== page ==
A possible way to find new anticonvulsants

I’ve had glaucoma for years.  (Free medical advice — if you’re over 40 you should have your eye pressures checked every 2 years or so.  The pressure can be high enough to permanently damage your vision without producing any pain).  Usually my pressure is well controlled, but every now and then it isn’t without any change in lifestyle, medical history or medication to produce it.  My ophthalmologist says that’s the way glaucoma acts.

That’s the way epilepsy acts as well. Sometimes a seizure will break through in a patient who is very good about taking their meds with no change in lifestyle, medical history, psychosocial history etc. etc.   Unlike glaucoma, we do know several things that will make seizures more likely.   The number one  is sleep deprivation.

Absolutely every drug for epilepsy (anticonvulsant) I was able to use caused drowsiness.  This may no longer be true for the newer ones since I retired.

We’re still learning about sleep.  Rapid Eye Movement sleep (REM sleep) was discovered in the 60s.   The glymphatic system was discovered less than 10 years ago and it may explain why we need sleep at all (something that has mystified us for years)  For a lot more detail about the glymphatic system please see — https://luysii.wordpress.com/2013/10/21/is-sleep-deprivation-like-alzheimers-and-why-we-need-sleep-in-the-first-place/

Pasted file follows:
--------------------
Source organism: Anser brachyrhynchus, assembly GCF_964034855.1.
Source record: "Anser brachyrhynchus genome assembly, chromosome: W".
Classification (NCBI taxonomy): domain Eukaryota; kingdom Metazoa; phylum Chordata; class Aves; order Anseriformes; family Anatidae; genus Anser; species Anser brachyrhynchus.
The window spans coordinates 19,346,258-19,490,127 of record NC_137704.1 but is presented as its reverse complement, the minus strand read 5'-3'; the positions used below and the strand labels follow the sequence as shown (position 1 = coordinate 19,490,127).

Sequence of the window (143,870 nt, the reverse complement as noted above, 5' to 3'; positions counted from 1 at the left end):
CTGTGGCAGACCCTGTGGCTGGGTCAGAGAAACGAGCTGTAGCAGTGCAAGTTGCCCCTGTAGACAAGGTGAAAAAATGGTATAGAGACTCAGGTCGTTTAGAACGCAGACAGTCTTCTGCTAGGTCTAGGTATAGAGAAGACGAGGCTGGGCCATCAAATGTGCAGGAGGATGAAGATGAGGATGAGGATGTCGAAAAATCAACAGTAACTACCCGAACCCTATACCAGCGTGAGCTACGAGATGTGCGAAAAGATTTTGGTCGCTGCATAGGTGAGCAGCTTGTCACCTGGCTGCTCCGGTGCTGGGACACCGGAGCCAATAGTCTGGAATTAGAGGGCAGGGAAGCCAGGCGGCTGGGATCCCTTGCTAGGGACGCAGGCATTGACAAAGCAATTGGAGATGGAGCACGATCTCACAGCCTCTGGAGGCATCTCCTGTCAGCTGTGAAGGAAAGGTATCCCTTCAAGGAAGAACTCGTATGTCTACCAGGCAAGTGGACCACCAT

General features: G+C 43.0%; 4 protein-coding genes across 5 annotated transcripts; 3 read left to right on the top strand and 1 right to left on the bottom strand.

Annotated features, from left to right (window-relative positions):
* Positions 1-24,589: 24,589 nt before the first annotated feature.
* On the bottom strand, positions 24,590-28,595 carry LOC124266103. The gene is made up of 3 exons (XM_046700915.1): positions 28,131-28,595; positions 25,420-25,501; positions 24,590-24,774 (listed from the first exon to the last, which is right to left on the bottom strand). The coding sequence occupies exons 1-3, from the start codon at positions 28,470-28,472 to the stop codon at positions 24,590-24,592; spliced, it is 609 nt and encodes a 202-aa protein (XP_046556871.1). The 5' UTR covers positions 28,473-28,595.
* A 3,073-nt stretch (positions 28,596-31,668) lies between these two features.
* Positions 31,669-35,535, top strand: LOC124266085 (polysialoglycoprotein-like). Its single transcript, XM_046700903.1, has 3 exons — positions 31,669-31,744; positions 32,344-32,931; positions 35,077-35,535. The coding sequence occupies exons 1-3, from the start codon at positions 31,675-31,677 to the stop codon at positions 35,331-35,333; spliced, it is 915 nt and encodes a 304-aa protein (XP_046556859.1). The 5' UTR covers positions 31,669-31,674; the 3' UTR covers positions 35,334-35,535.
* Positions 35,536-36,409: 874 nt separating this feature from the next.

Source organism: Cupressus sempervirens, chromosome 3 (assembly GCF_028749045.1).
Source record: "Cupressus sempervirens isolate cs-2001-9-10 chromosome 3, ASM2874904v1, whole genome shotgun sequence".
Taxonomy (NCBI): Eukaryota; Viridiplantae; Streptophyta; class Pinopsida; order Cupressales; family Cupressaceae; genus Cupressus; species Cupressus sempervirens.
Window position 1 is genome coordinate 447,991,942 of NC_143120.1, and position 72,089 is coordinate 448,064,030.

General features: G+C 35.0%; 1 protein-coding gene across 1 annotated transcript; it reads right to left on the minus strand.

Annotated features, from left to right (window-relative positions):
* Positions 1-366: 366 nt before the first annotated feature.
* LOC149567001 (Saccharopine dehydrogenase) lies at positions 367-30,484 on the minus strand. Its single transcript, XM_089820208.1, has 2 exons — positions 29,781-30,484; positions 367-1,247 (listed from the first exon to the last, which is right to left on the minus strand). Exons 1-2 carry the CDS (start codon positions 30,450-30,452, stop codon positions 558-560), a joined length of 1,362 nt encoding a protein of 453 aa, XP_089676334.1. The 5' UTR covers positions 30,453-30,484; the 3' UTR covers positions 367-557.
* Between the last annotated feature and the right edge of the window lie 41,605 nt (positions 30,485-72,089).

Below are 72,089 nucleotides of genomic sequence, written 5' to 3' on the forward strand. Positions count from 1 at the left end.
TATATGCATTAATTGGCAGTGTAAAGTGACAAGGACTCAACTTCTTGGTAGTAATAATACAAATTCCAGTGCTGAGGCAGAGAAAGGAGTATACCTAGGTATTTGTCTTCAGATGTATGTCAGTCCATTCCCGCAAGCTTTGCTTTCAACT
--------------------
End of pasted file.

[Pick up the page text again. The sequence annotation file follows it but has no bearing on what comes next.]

Fluid flows through the brain a lot faster during sleep through the glymphatics, essentially washing it out, and presumably removing toxins.

It’s not much of a stretch to think that the lack of washout during sleep deprivation allows toxins and metabolites to build up which make us sleepy.

It is at least possible that some of the molecules being washed out during sleep increase the chances of seizures, explaining the well known protective effect of sleep on epilepsy.

It is even possible, that some of the sleepiness produced by the anticonvulsants I used increased the washout, without actually putting my patients to sleep.  This would be easy to study.  Perhaps someone has.  I haven’t kept up with that literature.

So here is a modest proposal.  Measure spinal fluid molecules (probably metabolites) before and after sleep deprivation.  Study the molecules increasing in spinal fluid after deprivation and test them for their ability to produce seizures.  If one such is found, test ways to decrease the molecule’s formation or ways to destroy it.  If found, it would be an entirely new way to treat epilepsy.

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